Orange San Diego review

Orange San Diego review

T3 3
  • The Orange San Diego is the first phone to include Intel’s Atom chip, which promises better battery life, faster browsing and full HD movies

    Orange San Diego review

    Love

    • Powerful handset
    • Sharp screen
    • Lightweight and strong

    Hate

    • Awful keyboard
    • Dated Android
    • Worrying battery niggles

    Intel is one of the biggest names in tech, but despite producing 70% of the world’s PC processors, smartphones have eluded the US giant. Until now.

    The Orange San Diego sports one of the maker's Atom chipsets, but can it match the new quad-core monsters like the iPhone 4S, HTC One X or Samsung Galaxy S3?

    Orange San Diego: Build

    The Orange San Diego is a strange mash-up of stories, in one compact 4-inch smartphone. On the one hand it’s packed with Intel’s latest mobile processing technology, and on the other, it’s a budget handset for Orange customers who can’t fork out for the biggest and baddest phones, like those in our list of the best smartphones around.
     
    In the hand it feels like the latter, and it’s adorned with a soft black plastic that feels durable, yet inexpensive. It’s light yet strong, and tips the scales at a solid 117g, but feels solid and reassuring to hold.
     
    Unlike other handsets, it follows the Intel reference design closely, and that means there’s four buttons along the bottom of the screen for back, home, search and menu. If you’re used to using Android with three buttons it can be confusing and it doesn’t help that they’re poorly labelled.

    Orange San Diego: Features

    For a handset that costs a shade under £200, there’s a good range of features to be found. Firstly, there’s an 8MP camera, which is packed with settings, effects and tweaks. Shutter lag is almost non-existent, evidence that the Atom processor is doing its job.

    Despite the wealth of features, photo quality left a lot to be desired. Our shots looked washed out and grainy in anything but perfect light, evidence that the sensor has been scrimped on.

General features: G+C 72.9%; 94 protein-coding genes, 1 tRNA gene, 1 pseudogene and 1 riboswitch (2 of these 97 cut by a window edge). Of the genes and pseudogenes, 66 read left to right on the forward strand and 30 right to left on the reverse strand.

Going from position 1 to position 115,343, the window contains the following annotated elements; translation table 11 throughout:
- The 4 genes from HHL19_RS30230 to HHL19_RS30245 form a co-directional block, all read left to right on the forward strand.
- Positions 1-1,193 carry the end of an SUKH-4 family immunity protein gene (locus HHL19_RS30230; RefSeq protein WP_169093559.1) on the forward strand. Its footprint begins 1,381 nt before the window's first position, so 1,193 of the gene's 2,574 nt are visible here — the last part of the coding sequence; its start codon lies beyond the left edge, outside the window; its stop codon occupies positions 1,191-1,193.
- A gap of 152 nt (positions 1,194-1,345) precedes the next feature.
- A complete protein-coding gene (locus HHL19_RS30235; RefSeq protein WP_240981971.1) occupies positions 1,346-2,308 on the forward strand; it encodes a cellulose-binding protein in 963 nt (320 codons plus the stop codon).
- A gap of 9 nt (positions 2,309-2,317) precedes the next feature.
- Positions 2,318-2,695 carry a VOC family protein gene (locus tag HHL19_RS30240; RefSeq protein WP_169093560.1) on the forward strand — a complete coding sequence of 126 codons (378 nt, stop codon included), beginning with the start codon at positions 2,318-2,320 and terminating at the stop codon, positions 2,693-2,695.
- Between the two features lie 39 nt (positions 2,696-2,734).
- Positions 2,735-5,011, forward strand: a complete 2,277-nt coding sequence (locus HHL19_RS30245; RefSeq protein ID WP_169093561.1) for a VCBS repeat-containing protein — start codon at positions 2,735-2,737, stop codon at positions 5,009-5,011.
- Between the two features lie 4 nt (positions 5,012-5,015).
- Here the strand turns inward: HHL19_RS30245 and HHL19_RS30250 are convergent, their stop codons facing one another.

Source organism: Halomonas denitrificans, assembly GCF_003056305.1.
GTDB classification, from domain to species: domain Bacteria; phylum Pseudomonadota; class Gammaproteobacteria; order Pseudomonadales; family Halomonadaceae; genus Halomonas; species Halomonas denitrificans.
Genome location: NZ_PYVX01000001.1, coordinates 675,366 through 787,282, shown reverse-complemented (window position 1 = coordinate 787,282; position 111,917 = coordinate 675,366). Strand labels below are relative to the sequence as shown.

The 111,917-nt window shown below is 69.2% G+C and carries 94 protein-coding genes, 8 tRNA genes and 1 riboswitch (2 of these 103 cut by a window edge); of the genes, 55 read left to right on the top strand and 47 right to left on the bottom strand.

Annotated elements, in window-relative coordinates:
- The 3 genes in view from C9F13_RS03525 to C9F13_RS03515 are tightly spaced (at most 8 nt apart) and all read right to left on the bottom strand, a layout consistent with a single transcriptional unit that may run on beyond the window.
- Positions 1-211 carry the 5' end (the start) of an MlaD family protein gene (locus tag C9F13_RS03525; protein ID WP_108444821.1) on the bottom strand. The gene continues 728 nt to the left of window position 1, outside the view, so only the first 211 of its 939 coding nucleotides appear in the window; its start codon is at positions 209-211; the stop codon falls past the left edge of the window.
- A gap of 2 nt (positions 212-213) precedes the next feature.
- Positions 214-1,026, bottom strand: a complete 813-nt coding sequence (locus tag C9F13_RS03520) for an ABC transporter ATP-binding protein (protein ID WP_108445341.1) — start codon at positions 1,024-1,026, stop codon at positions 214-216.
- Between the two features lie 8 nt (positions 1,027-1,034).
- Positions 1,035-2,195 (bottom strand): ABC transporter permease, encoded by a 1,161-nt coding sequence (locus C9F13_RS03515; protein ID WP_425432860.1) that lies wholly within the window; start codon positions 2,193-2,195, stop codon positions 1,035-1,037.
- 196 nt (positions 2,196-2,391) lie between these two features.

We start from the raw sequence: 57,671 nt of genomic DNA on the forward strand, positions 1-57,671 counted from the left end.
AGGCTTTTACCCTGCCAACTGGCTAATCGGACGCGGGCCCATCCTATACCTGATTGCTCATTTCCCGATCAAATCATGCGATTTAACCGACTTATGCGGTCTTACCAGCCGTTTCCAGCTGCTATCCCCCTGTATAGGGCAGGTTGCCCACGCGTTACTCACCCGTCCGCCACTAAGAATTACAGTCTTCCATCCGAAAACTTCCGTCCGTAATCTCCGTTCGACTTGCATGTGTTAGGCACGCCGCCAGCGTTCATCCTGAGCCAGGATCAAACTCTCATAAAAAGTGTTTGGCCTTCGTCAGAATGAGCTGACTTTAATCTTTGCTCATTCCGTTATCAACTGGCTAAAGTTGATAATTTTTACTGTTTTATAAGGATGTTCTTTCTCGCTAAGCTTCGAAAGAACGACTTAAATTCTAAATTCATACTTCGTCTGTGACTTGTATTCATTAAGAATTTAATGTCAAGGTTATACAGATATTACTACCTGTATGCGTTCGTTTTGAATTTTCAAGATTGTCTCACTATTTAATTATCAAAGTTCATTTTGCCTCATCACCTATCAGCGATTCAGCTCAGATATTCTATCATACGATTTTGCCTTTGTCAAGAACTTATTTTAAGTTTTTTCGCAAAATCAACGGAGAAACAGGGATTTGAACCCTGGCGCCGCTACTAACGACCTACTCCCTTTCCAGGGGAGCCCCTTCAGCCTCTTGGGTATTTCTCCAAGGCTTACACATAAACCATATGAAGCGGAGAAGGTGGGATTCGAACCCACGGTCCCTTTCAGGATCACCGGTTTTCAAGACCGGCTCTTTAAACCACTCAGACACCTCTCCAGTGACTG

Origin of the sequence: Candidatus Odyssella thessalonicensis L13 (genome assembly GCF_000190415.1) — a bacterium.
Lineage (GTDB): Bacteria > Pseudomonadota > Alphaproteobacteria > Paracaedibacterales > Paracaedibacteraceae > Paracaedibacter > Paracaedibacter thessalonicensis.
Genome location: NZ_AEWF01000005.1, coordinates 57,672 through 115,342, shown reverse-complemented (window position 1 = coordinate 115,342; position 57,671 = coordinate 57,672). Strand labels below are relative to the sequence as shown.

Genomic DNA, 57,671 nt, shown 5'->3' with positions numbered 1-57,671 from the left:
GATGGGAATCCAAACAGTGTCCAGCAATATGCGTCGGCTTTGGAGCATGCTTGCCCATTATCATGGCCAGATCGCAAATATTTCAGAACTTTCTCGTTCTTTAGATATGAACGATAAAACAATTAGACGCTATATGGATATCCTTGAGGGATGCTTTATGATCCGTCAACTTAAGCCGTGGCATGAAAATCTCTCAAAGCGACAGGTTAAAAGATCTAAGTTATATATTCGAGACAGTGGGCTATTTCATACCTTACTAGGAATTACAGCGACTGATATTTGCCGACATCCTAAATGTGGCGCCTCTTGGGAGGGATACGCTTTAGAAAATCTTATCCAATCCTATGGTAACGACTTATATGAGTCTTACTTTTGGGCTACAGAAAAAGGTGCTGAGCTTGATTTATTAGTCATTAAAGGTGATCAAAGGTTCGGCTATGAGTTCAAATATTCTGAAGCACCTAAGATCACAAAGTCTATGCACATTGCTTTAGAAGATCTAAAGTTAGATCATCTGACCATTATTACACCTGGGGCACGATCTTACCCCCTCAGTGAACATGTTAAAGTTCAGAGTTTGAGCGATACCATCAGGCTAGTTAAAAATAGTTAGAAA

The San Diego runs Android 2.3 Gingerbread, which is also disappointing. Back at MWC we were personally assured that an over-the-air update to Ice Cream Sandwich, but there’s no word on when this might be. What’s more, with the soft keys present, we can’t see a good fit between the two operating systems.
     
    The on-screen keyboard was also dreadful, with tiny buttons made even smaller with extra buttons added to the side.

    The positioning of many of the keys was also bonkers, with settings and SHIFT keys placed in the bottom right, with the symbol toggle key awkwardly situated two keys in, which made it a pain to punctuate.

    Even after a few days of use, we still frequently miss typed, and it ruined our entire experience with the Orange San Diego.
     
    The San Diego comes with 16GB of internal storage with no option for expansion via microSD, so if you’re a hungry media and apps user, you might want to look elsewhere.

    Orange San Diego: Screen

    For a budget handset, the San Diego has an excellent screen. The 1024x600 resolution is extremely sharp, with bright colours that looked excellent in our video tests. Colours were well represented if a little pale.

    Of course, it’s no match for the iPhone’s Retina Display, nor the AMOLED screens of the Samsung Galaxy S3 and HTC One X, but at a fraction of the cost, it’s a good pay off.

    It’s head and shoulders better than other budget handsets such as the LG Optimus L3, in terms of sharpness, resolution and colours, and watching YouTube videos was a genuinely pleasing experience.

    Despite the sharpness, the screen’s high resolution did make icons small and text hard to read. If you like a big clear display, this is not the handset for you.

    Orange San Diego: Performance

    We can’t review the Orange San Diego without talking about that Intel chip at the beating heart of the handset, so prepare yourself for the technical bit.
     
    The Intel Atom Z2460 is a single core 1.6GHz chip, which is a world apart from any other smartphone chip. It’s of the x86 ilk, which basically means it has more in common with the chip in your PC than your iPhone 4S. Remember netbooks? Yeah, that.
     
    Intel says that the 22nm architecture is more power efficient than its competitors, which use larger die sizes. The Intel Atom chip can also stagger its power usage, giving you power when you need it, and stepping back when you don’t.
     
    One of Intel’s boasts is that browsing speeds were improved from the use of the Atom chip, and we were impressed. Pages were rendered extraordinarily quickly, and that’s in no small part due to the chip.
     
    This performance was backed up in Sunspider, with the San Diego thrashing the iPhone 4S in Java performance.